Dr Gosling was selected this summer for the Royal Society Pairing Scheme, which builds bridges between parliamentarians, civil servants and some of the best UK research scientists. He has already spent a day in the MP’s constituency and Mr Gardiner will visit the University later in November.
Dr Gosling uses numerical models to research such things as how water availability will change in future years here in the UK and abroad. He has investigated how heat waves affect mortality rates, and last month explained, in the media, some implications of ‘Indian Summer’ weather conditions.
“For me, this is about getting insights into how policymakers and decision-makers use the information we scientists produce,” he said. “The experience will help guide me on how best to present my results. As scientists, we tend to overlook the competing pressures policymakers are under. We do need to spend time improving how we communicate with government.”
This ‘Westminster Week’ will let Dr Gosling experience the working life of an MP. You can follow his blog at: http://blogs.nottingham.ac.uk/
The Royal Society’s MP-Scientist pairing scheme aims to build bridges between parliamentarians and some of the best scientists in the UK. It is an opportunity for MPs to become better informed about science issues and for scientists to understand how they can influence science policy. Over 180 pairs of scientists and MPs have taken part in the scheme since it was launched in 2001.
Sir Paul Nurse, President of the Royal Society said: “We live in a world facing increasing challenges that can only be addressed with a clear understanding of science. From climate change to influenza outbreaks, GM food to nuclear power, our MPs have to make decisions about complex issues that will affect the lives of all those in the UK and, in many cases, more widely throughout the world.
“This means that MPs and scientists have a responsibility to engage with each other to get the best possible scientific advice into public policy making. We set up the Royal Society’s MP Scientist pairing scheme 10 years ago, in 2001, to provide the opportunity for MPs and scientists to build long-term relationships with each other and have now organised over 180 pairings.
“I know many parliamentarians and scientists who have gained from the scheme, and the shaping of public policy can only improve over time as these relationships continue to grow.”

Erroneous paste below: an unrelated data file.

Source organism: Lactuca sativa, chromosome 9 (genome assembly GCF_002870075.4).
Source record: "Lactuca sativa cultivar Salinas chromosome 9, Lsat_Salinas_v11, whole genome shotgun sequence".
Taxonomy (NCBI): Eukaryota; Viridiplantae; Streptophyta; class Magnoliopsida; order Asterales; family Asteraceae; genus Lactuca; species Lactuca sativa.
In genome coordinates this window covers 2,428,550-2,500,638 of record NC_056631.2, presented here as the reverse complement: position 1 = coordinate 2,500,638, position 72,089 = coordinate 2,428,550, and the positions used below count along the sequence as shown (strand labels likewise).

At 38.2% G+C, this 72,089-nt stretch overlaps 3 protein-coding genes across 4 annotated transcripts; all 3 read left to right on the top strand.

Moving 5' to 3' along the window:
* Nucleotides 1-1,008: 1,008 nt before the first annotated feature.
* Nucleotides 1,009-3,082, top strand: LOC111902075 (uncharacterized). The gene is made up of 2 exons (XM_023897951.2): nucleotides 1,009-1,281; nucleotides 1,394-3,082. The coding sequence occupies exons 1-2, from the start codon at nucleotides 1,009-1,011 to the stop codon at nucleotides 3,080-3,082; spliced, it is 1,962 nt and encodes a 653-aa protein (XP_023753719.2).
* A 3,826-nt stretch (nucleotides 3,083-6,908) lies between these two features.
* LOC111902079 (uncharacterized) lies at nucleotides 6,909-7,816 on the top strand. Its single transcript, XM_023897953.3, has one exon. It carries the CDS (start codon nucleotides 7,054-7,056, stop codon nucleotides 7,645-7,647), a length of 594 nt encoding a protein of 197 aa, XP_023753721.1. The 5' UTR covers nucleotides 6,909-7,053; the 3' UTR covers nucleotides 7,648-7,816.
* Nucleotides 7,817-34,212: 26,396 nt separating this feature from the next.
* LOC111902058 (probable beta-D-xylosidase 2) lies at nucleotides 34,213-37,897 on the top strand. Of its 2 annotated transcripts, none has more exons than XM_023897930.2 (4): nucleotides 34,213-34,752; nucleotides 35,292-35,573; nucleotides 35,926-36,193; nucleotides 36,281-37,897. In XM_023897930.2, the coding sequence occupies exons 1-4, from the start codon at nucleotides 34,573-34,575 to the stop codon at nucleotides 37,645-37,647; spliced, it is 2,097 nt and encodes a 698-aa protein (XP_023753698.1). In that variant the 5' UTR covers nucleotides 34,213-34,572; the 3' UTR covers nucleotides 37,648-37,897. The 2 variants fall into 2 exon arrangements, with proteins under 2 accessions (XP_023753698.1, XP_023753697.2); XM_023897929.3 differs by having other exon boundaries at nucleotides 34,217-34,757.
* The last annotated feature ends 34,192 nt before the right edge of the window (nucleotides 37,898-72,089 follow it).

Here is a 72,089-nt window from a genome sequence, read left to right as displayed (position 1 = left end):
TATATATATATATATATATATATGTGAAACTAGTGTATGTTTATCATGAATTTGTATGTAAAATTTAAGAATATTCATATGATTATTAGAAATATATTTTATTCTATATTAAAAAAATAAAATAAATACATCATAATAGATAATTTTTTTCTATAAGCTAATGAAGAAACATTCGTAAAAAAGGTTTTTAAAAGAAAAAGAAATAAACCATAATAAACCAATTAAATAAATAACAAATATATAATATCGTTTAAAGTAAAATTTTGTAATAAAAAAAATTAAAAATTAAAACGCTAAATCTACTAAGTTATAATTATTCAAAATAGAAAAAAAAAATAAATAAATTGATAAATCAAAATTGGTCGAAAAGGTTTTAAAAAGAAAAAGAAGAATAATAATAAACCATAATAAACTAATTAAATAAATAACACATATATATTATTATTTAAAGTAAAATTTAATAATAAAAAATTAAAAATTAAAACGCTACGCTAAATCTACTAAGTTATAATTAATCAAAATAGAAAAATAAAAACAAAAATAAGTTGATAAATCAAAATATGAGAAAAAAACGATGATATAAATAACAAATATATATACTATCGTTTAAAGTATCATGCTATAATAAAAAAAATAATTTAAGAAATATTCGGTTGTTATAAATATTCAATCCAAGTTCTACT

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The Royal Society is the UK’s national academy of science. Founded in 1660, the Society has three roles, as a provider of independent scientific advice, as a learned Society, and as a funding agency. Its expertise is embodied in the Fellowship, which is made up of the finest scientists from the UK and beyond. Its goals are to:
• Invest in future scientific leaders and in innovation
• Influence policymaking with the best scientific advice
• Invigorate science and mathematics education
• Increase access to the best science internationally
• Inspire an interest in the joy, wonder and excitement of scientific discovery
For further information please visit http://royalsociety.org. Follow the Royal Society on Twitter at http://twitter.com/royalsociety or on Facebook at www.facebook.com/theroyalsociety
The University of Nottingham, described by The Sunday Times University Guide 2011 as “the embodiment of the modern international university”, has award-winning campuses in the United Kingdom, China and Malaysia. It is ranked in the UK’s top 10 and the world’s top 75 universities by the Shanghai Jiao Tong (SJTU) and the QS World University Rankings.
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More than 90 per cent of research at The University of Nottingham is of international quality, according to the most recent Research Assessment Exercise, with almost 60 per cent of all research defined as ‘world-leading’ or ‘internationally excellent’. Research Fortnight analysis of RAE 2008 ranked the University 7th in the UK by research power. The University’s vision is to be recognised around the world for its signature contributions, especially in global food security, energy & sustainability, and health.
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